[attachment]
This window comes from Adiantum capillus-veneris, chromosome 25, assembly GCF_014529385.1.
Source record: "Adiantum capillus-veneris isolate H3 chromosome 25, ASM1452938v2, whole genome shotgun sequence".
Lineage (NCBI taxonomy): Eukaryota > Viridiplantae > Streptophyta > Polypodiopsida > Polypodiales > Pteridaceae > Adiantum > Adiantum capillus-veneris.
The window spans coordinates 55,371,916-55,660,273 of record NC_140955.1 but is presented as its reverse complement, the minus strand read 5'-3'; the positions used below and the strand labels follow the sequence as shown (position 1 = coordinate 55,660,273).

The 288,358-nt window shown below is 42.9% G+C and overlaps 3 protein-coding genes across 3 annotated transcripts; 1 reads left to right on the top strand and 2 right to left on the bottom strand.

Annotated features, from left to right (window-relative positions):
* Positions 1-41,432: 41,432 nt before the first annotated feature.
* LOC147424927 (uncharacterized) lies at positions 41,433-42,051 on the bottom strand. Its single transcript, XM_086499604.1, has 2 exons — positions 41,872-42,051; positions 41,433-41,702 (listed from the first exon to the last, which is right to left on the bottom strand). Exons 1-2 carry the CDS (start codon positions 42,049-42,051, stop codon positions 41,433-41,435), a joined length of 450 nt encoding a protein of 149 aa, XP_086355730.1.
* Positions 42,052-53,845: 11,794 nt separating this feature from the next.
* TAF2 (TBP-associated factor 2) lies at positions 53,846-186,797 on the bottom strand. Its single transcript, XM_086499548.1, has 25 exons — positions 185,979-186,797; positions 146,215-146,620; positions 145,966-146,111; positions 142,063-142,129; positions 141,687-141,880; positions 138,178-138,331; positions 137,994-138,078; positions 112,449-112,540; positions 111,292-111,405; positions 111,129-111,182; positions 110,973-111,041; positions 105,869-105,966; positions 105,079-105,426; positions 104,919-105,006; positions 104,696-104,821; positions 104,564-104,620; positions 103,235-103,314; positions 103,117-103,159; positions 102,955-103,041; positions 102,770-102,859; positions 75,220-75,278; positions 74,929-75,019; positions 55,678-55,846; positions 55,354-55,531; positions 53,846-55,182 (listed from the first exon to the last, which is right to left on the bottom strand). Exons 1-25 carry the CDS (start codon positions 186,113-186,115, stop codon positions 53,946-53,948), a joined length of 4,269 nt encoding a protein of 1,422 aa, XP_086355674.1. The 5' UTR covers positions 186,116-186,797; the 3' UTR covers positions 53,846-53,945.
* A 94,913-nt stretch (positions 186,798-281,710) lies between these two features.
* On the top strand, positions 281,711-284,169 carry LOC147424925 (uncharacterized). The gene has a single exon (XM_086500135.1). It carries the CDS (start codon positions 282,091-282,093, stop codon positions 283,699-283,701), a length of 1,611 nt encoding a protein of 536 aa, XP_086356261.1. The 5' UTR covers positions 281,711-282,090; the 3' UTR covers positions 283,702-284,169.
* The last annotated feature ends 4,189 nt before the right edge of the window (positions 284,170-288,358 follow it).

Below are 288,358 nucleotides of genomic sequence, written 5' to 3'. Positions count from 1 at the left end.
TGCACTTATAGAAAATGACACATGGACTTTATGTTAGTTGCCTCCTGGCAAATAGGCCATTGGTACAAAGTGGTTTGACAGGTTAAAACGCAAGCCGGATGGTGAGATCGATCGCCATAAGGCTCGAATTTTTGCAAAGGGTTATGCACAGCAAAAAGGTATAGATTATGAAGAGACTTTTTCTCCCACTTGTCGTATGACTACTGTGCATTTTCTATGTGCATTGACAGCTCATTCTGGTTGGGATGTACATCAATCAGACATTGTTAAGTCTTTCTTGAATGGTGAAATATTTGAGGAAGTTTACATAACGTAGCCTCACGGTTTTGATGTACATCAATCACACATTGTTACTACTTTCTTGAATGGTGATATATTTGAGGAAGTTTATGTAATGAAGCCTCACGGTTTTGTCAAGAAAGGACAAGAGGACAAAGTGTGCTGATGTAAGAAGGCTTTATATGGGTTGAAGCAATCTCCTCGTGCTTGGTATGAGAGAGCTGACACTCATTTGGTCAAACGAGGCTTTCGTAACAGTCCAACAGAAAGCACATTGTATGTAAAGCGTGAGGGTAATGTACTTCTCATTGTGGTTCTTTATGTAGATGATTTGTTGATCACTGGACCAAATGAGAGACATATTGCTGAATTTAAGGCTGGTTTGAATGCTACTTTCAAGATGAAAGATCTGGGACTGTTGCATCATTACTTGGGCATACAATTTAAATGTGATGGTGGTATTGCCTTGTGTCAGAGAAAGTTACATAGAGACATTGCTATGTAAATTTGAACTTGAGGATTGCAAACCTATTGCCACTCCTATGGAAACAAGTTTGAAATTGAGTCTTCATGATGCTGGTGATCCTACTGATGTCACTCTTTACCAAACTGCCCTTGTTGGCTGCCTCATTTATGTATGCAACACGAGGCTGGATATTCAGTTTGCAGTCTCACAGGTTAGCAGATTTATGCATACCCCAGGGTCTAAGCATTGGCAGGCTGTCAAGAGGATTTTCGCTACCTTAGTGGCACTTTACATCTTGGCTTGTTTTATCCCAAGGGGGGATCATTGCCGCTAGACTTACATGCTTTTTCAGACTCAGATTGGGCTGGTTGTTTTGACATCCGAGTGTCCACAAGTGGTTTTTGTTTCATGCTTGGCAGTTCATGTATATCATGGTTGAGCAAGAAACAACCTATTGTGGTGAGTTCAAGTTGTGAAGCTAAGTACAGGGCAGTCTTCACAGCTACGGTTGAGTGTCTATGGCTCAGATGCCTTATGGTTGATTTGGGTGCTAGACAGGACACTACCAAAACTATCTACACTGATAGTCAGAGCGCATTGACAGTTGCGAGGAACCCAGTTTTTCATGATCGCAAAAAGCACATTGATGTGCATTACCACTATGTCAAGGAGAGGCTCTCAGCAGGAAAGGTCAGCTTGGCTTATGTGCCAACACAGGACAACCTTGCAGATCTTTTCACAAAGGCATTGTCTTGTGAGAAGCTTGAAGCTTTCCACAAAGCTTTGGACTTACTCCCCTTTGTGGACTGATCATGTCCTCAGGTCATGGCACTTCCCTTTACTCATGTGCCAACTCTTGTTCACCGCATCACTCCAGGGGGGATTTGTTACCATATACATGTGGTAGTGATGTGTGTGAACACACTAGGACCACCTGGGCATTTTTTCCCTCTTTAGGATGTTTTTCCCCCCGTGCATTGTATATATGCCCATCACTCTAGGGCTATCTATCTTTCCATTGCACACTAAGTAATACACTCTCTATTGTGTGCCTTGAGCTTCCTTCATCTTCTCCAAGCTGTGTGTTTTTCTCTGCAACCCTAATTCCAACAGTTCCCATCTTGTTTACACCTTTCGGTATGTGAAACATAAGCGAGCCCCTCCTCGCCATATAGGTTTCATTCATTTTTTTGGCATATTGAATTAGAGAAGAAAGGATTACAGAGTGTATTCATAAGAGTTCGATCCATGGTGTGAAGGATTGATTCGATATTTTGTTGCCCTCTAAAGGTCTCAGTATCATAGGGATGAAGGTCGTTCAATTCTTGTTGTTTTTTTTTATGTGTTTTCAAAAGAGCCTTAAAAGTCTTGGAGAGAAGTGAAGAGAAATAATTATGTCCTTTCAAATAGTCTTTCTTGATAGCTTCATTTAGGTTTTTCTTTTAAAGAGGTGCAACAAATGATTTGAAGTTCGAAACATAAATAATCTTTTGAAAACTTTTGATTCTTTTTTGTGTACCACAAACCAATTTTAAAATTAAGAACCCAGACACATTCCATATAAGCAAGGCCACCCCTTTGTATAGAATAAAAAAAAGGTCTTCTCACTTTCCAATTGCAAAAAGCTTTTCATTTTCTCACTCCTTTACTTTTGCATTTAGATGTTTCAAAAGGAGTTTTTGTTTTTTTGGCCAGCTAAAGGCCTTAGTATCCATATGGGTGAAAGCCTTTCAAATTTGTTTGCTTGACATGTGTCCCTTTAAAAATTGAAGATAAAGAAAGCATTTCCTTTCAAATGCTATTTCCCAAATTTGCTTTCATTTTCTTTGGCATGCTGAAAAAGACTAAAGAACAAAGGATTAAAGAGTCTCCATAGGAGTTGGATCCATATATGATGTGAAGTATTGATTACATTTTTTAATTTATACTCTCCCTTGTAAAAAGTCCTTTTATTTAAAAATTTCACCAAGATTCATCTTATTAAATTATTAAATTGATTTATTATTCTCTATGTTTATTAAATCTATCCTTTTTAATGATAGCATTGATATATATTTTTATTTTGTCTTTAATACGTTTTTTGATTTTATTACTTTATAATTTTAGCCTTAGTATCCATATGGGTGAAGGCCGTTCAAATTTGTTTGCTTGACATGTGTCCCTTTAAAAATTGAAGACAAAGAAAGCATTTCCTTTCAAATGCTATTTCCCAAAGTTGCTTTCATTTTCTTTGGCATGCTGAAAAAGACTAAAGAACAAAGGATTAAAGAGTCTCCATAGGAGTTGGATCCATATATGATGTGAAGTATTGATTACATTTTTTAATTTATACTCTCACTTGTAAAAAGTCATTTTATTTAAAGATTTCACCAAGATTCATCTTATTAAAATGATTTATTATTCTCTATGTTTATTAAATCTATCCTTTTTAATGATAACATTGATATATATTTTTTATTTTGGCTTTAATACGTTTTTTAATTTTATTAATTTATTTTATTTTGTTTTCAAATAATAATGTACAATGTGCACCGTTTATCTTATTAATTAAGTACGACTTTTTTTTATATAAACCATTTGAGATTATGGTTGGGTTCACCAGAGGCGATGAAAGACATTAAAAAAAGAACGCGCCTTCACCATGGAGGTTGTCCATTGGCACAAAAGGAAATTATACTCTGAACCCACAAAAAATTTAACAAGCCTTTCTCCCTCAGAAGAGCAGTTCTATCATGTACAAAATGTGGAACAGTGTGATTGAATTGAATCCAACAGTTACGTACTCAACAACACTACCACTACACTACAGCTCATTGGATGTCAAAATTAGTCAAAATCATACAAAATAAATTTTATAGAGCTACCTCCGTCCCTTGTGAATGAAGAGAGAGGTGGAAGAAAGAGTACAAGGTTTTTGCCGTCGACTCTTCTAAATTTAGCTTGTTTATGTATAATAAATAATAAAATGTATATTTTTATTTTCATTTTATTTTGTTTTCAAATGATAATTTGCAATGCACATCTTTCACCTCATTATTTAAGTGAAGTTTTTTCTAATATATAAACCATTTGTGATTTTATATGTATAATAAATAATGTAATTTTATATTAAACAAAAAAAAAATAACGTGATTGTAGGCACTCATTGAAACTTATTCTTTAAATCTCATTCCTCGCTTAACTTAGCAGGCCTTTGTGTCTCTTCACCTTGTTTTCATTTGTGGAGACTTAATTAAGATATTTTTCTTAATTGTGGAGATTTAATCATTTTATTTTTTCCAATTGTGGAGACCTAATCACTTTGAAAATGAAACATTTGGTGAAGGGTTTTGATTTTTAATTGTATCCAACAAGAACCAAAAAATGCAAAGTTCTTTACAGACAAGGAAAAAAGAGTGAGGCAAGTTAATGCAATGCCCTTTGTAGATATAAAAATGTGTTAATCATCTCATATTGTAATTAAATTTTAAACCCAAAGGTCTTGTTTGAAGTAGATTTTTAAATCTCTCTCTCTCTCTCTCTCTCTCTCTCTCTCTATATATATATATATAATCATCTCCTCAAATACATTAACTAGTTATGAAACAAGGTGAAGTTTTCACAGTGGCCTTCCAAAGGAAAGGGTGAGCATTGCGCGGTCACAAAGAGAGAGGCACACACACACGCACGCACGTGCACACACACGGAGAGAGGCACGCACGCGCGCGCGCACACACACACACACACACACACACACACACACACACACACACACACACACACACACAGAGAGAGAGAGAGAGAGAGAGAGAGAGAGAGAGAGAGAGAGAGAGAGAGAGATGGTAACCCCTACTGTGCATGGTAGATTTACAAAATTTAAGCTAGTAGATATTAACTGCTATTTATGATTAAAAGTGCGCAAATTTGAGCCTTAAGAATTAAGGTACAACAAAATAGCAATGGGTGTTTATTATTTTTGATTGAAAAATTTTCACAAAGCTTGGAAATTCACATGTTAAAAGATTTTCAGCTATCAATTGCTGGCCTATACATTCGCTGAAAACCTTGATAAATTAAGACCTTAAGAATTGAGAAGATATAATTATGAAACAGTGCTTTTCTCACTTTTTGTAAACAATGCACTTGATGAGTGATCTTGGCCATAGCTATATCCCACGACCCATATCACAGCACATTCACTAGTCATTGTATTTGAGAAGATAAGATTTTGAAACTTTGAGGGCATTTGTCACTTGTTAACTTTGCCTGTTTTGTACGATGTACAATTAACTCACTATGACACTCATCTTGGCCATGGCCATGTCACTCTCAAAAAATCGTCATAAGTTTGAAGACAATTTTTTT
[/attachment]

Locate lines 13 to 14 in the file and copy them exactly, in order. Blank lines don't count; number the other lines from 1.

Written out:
* The last annotated feature ends 4,189 nt before the right edge of the window (positions 284,170-288,358 follow it).

Below are 288,358 nucleotides of genomic sequence, written 5' to 3'. Positions count from 1 at the left end.